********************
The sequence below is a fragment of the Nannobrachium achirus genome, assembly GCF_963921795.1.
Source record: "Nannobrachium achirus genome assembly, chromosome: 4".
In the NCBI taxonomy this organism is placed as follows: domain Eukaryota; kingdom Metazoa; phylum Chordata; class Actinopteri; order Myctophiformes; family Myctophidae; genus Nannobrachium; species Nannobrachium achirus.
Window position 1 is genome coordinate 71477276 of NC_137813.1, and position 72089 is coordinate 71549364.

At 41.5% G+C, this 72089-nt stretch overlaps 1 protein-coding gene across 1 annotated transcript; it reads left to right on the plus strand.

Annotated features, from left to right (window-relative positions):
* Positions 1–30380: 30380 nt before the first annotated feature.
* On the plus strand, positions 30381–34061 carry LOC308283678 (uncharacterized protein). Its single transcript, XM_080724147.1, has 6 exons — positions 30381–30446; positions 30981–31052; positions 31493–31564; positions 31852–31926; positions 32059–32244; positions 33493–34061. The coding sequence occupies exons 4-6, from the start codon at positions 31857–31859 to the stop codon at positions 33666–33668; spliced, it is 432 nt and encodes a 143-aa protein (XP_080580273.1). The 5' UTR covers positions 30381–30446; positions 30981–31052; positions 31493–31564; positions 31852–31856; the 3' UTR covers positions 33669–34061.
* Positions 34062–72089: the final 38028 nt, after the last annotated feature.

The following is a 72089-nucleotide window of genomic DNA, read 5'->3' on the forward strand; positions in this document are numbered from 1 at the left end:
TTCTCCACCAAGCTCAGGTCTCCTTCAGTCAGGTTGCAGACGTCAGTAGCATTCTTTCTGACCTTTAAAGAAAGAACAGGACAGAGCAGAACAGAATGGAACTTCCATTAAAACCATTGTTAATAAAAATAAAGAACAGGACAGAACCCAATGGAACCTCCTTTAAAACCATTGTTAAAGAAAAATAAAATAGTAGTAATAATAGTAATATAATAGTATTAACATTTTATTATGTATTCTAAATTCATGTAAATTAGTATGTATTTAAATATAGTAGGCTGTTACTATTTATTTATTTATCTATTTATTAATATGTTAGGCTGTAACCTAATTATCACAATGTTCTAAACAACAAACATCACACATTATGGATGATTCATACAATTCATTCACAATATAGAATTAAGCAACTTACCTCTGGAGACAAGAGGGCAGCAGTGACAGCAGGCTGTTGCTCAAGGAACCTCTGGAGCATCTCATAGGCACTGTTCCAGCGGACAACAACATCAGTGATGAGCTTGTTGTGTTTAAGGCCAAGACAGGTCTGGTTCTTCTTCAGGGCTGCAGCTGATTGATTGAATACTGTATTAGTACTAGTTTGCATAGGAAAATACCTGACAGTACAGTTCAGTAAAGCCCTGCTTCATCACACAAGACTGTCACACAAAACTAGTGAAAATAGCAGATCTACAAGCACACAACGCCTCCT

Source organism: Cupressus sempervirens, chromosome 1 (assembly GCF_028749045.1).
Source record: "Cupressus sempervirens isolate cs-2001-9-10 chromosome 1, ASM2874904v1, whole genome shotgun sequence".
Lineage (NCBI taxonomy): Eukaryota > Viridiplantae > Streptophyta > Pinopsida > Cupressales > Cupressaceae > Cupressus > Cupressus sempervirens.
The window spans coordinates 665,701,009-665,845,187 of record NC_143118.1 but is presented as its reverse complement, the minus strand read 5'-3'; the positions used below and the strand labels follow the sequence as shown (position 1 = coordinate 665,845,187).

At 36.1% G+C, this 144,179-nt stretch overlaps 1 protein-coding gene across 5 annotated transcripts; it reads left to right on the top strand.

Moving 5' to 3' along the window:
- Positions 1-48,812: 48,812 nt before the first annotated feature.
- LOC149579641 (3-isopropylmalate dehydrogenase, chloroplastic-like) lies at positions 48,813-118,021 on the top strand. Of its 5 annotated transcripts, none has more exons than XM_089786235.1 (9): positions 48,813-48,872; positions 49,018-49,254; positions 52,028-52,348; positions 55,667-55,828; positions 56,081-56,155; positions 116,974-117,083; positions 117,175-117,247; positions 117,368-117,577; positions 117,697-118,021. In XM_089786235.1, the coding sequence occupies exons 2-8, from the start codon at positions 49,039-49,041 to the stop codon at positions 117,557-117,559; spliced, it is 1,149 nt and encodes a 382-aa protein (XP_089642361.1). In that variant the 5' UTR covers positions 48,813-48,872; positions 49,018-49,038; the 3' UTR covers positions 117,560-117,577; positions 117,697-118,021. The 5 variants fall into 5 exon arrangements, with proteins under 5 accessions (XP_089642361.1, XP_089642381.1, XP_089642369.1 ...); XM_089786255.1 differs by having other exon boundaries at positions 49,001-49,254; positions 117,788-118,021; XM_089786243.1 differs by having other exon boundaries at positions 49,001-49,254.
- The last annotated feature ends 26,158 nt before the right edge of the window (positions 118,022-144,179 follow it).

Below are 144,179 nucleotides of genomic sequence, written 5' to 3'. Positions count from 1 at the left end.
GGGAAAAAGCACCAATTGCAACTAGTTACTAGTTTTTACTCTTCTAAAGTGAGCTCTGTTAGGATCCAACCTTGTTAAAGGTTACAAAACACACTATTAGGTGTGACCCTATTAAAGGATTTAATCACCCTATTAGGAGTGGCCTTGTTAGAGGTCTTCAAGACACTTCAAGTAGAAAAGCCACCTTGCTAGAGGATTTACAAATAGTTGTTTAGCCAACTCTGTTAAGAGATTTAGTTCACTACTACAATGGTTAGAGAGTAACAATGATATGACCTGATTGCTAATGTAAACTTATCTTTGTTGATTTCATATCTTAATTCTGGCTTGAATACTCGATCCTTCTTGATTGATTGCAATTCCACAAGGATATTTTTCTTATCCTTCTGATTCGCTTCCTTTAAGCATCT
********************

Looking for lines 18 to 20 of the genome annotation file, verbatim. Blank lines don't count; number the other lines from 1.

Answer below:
- Positions 1-48,812: 48,812 nt before the first annotated feature.
- LOC149579641 (3-isopropylmalate dehydrogenase, chloroplastic-like) lies at positions 48,813-118,021 on the top strand. Of its 5 annotated transcripts, none has more exons than XM_089786235.1 (9): positions 48,813-48,872; positions 49,018-49,254; positions 52,028-52,348; positions 55,667-55,828; positions 56,081-56,155; positions 116,974-117,083; positions 117,175-117,247; positions 117,368-117,577; positions 117,697-118,021. In XM_089786235.1, the coding sequence occupies exons 2-8, from the start codon at positions 49,039-49,041 to the stop codon at positions 117,557-117,559; spliced, it is 1,149 nt and encodes a 382-aa protein (XP_089642361.1). In that variant the 5' UTR covers positions 48,813-48,872; positions 49,018-49,038; the 3' UTR covers positions 117,560-117,577; positions 117,697-118,021. The 5 variants fall into 5 exon arrangements, with proteins under 5 accessions (XP_089642361.1, XP_089642381.1, XP_089642369.1 ...); XM_089786255.1 differs by having other exon boundaries at positions 49,001-49,254; positions 117,788-118,021; XM_089786243.1 differs by having other exon boundaries at positions 49,001-49,254.
- The last annotated feature ends 26,158 nt before the right edge of the window (positions 118,022-144,179 follow it).